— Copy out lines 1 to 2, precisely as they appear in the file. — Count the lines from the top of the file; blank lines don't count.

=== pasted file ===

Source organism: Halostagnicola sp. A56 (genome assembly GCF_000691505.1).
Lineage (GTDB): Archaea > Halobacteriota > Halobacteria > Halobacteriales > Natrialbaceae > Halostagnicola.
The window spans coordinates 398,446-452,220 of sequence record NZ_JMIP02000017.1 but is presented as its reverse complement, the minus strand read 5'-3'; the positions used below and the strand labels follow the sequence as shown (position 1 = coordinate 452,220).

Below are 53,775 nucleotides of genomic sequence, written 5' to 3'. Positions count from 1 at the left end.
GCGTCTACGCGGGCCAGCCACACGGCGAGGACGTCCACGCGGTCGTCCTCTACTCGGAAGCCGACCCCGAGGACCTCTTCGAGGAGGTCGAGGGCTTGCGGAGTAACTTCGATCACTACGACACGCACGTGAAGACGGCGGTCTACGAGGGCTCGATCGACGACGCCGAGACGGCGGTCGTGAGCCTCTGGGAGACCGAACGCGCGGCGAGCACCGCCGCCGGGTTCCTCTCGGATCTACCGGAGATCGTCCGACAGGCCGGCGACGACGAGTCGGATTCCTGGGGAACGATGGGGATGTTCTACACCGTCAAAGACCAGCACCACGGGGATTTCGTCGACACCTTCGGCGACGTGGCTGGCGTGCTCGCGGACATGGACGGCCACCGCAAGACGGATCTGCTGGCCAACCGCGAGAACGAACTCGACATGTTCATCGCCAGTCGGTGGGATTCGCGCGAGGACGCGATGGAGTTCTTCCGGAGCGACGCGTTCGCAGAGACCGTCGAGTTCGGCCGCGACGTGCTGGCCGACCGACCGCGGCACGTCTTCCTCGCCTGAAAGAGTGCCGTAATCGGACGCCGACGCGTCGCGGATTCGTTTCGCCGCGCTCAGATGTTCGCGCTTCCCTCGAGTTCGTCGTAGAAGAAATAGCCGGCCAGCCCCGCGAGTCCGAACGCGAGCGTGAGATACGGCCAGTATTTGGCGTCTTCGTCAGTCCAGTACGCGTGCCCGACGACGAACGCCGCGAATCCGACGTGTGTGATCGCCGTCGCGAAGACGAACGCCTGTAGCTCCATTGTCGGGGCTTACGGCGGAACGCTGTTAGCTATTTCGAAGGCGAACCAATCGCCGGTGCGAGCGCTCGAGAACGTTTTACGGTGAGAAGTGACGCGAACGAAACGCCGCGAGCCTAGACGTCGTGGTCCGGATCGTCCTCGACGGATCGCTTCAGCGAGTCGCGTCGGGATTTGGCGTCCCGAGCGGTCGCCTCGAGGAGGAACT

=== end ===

Source organism: Halostagnicola sp. A56 (genome assembly GCF_000691505.1).
Lineage (GTDB): Archaea > Halobacteriota > Halobacteria > Halobacteriales > Natrialbaceae > Halostagnicola.